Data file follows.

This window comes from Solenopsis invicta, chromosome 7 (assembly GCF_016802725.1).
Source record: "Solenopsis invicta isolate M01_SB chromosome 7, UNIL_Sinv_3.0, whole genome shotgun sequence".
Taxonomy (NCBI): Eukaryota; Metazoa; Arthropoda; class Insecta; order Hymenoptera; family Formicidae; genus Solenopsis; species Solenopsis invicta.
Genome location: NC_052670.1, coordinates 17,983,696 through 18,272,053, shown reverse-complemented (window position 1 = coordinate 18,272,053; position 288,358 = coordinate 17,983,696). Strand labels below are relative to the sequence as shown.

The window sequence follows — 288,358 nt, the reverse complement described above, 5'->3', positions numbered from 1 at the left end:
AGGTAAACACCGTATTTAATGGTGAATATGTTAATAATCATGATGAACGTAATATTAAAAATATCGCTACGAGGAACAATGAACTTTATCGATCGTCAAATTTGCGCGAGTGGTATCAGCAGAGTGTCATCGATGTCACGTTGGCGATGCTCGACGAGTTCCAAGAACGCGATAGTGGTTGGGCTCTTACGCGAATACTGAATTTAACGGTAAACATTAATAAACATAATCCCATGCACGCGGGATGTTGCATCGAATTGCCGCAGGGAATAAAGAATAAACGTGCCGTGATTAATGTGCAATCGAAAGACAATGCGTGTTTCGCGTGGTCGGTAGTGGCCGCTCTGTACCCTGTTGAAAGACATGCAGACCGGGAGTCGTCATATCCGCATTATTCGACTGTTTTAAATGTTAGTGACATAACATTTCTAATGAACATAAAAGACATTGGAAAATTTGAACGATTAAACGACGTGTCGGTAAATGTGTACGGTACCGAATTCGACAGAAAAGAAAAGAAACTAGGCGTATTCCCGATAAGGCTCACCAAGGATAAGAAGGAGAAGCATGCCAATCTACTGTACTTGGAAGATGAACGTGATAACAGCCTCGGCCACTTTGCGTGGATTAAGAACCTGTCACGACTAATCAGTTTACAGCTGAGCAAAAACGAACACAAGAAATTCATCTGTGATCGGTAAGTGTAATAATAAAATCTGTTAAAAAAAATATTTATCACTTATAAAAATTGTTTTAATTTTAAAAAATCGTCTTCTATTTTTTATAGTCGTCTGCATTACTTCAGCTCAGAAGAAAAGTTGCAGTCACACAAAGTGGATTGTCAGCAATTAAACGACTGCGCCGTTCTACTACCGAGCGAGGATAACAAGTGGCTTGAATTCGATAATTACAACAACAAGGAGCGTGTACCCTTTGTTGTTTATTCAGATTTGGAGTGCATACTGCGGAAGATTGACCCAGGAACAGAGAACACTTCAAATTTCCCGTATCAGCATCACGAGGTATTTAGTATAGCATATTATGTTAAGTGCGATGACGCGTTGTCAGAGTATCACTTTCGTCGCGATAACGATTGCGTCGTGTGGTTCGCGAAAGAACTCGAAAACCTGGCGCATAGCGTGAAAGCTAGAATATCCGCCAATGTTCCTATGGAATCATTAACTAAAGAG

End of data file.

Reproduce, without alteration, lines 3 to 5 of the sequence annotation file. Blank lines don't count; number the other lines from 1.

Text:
Taxonomy (NCBI): Eukaryota; Metazoa; Arthropoda; class Insecta; order Hymenoptera; family Formicidae; genus Solenopsis; species Solenopsis invicta.
Genome location: NC_052670.1, coordinates 17,983,696 through 18,272,053, shown reverse-complemented (window position 1 = coordinate 18,272,053; position 288,358 = coordinate 17,983,696). Strand labels below are relative to the sequence as shown.

The window sequence follows — 288,358 nt, the reverse complement described above, 5'->3', positions numbered from 1 at the left end: